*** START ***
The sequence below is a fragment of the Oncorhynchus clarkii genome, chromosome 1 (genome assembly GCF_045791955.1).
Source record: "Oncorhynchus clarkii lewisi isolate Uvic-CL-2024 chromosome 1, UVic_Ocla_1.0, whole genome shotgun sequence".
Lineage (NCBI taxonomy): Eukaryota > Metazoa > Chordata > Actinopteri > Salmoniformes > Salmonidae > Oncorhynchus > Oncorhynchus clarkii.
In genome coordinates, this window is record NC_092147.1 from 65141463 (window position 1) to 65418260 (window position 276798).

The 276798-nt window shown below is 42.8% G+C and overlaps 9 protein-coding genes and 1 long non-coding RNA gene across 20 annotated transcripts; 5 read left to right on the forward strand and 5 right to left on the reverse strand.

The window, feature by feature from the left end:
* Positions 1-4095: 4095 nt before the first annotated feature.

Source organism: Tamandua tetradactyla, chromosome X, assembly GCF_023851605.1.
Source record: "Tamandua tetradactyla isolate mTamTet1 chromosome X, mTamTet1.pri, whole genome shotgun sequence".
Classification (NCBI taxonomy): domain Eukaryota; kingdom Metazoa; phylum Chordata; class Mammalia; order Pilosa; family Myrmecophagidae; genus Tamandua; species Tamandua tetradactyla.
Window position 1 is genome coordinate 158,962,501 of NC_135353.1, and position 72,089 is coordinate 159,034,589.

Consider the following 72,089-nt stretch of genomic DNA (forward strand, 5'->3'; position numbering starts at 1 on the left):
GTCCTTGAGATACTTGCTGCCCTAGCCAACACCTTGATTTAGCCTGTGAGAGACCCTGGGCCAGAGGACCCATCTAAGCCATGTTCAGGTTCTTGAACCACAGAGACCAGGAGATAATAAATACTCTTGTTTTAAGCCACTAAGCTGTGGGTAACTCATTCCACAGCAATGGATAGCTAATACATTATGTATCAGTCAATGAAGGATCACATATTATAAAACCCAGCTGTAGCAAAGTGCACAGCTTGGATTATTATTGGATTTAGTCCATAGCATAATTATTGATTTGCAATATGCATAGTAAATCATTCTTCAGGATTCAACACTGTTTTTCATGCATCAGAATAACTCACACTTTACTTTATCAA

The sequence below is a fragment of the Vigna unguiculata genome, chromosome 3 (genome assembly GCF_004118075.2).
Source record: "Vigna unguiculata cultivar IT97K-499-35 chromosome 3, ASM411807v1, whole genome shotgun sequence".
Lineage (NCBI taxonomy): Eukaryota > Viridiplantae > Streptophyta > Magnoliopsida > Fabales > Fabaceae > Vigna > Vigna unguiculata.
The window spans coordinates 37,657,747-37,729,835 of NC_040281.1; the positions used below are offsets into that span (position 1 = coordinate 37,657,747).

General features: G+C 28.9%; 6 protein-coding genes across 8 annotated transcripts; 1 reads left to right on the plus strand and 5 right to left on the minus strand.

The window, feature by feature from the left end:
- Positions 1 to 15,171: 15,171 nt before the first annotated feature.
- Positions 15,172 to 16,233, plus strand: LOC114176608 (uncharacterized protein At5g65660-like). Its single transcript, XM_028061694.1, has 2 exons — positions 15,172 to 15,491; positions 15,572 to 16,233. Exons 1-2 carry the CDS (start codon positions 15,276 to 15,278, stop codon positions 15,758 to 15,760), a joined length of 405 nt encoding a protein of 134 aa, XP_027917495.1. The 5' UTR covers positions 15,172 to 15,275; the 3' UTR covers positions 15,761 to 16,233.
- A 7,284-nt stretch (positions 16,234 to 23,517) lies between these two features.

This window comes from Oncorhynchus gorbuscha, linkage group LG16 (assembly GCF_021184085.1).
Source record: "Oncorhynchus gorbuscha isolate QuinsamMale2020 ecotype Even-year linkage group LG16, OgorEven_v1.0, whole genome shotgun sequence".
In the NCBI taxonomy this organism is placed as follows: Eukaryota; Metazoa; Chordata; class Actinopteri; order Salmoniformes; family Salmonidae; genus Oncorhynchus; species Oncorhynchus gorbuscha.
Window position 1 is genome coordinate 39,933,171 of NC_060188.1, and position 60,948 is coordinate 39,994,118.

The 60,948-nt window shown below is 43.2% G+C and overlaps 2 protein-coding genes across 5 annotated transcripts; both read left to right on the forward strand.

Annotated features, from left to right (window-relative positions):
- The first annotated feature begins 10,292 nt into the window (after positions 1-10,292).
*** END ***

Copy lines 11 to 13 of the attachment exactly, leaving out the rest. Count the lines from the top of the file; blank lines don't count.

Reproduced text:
Window position 1 is genome coordinate 158,962,501 of NC_135353.1, and position 72,089 is coordinate 159,034,589.

Consider the following 72,089-nt stretch of genomic DNA (forward strand, 5'->3'; position numbering starts at 1 on the left):
GTCCTTGAGATACTTGCTGCCCTAGCCAACACCTTGATTTAGCCTGTGAGAGACCCTGGGCCAGAGGACCCATCTAAGCCATGTTCAGGTTCTTGAACCACAGAGACCAGGAGATAATAAATACTCTTGTTTTAAGCCACTAAGCTGTGGGTAACTCATTCCACAGCAATGGATAGCTAATACATTATGTATCAGTCAATGAAGGATCACATATTATAAAACCCAGCTGTAGCAAAGTGCACAGCTTGGATTATTATTGGATTTAGTCCATAGCATAATTATTGATTTGCAATATGCATAGTAAATCATTCTTCAGGATTCAACACTGTTTTTCATGCATCAGAATAACTCACACTTTACTTTATCAA